Czech Republic

Czech Republic

Europe 2020 targets - Czech Republic

CZECH REPUBLIC: There are fears that the required increase in growth will not be met. By the end of 2010, the Czech Republic was falling behind the schedule of its National Renewable Energy Action Plan (NREAP), with 215MW installed wind capacity instead of the hoped-for 243MW. To reach its 2020 target of 743MW by 2020, it had set a modest annual increase of 50MW. But annual installations have only once exceeded this level, when 62MW was added in 2007.

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And, according to the Czech wind energy association, CSVE, the NREAP does not include a summary of measures to simplify and make more transparent the permitting processes that significantly burden and delay wind project development at the moment. In 2010, just 92MW of projects entered environmental impact assessment procedures, with only 6MW given the green light. In 2009, 600MW had entered the approval system, including a single project of up to 280MW, and yet just 33MW received approval, according to CSVE. The small amount of approvals does not bode well for sustaining the required average 50MW new capacity each year.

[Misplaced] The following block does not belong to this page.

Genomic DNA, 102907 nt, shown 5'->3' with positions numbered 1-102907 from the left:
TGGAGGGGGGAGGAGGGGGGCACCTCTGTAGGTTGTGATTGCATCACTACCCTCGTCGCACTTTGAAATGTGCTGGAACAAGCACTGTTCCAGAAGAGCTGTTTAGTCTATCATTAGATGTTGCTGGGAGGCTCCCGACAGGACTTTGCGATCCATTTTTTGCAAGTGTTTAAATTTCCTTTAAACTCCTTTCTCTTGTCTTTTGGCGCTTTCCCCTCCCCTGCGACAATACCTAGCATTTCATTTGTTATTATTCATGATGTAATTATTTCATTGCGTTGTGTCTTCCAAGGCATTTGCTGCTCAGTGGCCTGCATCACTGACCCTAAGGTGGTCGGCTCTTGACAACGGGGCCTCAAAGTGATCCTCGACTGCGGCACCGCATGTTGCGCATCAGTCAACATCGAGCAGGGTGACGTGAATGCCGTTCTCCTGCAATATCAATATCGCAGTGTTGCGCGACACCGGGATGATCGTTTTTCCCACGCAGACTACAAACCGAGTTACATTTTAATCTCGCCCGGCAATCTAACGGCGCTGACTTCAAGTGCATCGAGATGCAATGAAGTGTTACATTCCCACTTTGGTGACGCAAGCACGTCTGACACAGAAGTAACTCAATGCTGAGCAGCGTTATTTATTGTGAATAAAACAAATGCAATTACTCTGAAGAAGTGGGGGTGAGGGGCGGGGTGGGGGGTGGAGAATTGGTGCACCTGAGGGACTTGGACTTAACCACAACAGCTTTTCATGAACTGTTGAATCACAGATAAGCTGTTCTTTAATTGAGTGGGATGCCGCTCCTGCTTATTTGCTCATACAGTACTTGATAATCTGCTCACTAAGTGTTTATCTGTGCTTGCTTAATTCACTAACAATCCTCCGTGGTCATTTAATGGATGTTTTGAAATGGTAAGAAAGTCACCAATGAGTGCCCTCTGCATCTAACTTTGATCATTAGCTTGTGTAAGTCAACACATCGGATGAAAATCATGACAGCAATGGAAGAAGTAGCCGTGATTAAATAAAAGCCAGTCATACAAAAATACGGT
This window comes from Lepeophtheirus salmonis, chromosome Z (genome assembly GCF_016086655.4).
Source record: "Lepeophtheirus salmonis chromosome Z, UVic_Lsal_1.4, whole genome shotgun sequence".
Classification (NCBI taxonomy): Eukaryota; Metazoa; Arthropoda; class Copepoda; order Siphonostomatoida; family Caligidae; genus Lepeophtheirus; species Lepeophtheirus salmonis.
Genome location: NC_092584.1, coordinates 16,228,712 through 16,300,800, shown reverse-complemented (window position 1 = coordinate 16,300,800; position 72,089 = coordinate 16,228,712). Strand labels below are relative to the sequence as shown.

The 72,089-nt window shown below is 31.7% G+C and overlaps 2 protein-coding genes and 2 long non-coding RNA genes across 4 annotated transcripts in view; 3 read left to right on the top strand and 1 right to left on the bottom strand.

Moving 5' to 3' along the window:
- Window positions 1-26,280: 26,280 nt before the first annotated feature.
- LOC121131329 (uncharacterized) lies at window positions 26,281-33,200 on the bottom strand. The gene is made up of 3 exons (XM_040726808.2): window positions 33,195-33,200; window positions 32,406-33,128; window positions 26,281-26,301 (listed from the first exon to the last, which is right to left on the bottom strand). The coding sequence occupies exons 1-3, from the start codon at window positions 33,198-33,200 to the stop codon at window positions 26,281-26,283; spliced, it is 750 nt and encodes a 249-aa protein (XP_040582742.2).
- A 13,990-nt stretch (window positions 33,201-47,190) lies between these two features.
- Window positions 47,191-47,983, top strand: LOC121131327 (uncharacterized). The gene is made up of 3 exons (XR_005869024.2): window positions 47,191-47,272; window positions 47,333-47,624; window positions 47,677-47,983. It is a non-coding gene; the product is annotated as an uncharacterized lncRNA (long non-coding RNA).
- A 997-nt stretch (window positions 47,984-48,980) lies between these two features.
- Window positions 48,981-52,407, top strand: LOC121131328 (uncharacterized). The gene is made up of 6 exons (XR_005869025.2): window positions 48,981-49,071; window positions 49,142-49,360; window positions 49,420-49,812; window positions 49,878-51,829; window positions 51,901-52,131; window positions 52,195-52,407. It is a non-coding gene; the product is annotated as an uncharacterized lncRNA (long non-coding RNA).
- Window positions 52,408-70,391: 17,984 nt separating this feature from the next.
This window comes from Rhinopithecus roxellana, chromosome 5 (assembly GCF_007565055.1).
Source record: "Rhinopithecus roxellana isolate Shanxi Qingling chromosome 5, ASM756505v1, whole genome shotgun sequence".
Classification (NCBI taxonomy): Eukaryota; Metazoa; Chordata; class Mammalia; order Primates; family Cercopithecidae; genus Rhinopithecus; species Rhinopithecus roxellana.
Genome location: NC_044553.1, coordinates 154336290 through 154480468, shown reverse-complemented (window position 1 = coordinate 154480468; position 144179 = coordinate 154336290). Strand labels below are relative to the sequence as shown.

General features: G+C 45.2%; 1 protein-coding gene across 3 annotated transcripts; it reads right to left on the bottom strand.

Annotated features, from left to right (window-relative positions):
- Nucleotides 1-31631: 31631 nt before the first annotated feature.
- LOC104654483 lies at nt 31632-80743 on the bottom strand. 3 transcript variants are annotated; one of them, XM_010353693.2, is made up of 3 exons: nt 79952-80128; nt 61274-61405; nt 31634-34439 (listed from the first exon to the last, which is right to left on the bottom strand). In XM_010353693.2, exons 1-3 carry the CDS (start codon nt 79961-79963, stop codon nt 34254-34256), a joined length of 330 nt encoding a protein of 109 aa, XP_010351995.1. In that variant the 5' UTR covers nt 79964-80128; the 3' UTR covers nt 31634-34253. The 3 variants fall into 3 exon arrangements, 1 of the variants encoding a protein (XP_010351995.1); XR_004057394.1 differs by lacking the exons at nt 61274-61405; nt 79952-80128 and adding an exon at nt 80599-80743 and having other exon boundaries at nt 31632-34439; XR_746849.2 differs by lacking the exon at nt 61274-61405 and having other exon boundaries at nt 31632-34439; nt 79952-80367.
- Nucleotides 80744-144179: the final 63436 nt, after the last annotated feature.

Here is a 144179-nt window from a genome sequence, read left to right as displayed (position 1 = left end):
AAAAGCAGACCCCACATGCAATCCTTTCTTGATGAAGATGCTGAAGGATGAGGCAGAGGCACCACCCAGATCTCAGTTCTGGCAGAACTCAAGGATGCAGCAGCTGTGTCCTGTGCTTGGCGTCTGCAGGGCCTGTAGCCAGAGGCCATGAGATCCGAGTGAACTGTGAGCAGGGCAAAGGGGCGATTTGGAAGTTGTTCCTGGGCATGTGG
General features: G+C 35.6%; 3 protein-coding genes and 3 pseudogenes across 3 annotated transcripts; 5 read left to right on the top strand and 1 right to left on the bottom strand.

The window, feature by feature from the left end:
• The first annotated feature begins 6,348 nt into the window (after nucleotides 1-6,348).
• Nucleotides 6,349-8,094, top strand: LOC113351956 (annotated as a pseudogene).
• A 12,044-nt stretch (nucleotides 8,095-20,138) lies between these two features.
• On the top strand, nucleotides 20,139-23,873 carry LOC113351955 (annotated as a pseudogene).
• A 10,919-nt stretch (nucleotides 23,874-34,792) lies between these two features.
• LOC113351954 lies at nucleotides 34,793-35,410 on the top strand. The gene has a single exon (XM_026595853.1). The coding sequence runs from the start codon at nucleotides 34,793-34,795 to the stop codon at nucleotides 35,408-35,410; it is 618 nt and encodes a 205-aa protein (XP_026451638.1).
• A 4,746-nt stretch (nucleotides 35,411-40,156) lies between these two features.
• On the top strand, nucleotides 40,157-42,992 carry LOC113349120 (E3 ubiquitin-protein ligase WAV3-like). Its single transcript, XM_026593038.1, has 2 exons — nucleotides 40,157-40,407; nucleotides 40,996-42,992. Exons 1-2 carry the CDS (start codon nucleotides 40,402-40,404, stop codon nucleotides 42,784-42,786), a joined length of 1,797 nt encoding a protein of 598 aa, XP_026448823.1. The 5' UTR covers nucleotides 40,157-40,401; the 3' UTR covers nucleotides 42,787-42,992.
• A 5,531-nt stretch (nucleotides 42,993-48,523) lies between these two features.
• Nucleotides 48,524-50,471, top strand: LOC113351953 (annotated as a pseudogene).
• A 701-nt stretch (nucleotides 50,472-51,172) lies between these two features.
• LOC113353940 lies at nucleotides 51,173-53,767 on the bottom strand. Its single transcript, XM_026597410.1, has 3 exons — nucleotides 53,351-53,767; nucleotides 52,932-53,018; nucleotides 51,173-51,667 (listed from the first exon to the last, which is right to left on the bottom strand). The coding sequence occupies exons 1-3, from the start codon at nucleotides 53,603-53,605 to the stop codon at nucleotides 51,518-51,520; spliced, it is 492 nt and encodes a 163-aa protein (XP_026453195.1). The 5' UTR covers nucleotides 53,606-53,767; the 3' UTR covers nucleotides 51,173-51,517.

The association says the NREAP target should be a minimum but believes the Czech government is interpreting it as a maximum. It cites comment from the trade and industry ministry stating that renewable energy support is primarily aimed at meeting the NREAP objectives. Beyond that, renewables developments are not limited in any way, "but merely lose the title to support".

Indeed, a draft act on support for renewable energies to replace the existing Renewables Electricity Act, in force since 2005, looks unpromising. The plan under discussion is to abolish feed-in tariffs for wind plants exceeding 100kW, continuing only with current green bonus system, says CSVE. The green bonus is offered as an alternative to fixed feed-in tariffs, but is so unattractive that wind companies do not use it.

The revised Renewables Electricity Act is expected to be passed by parliament this year.

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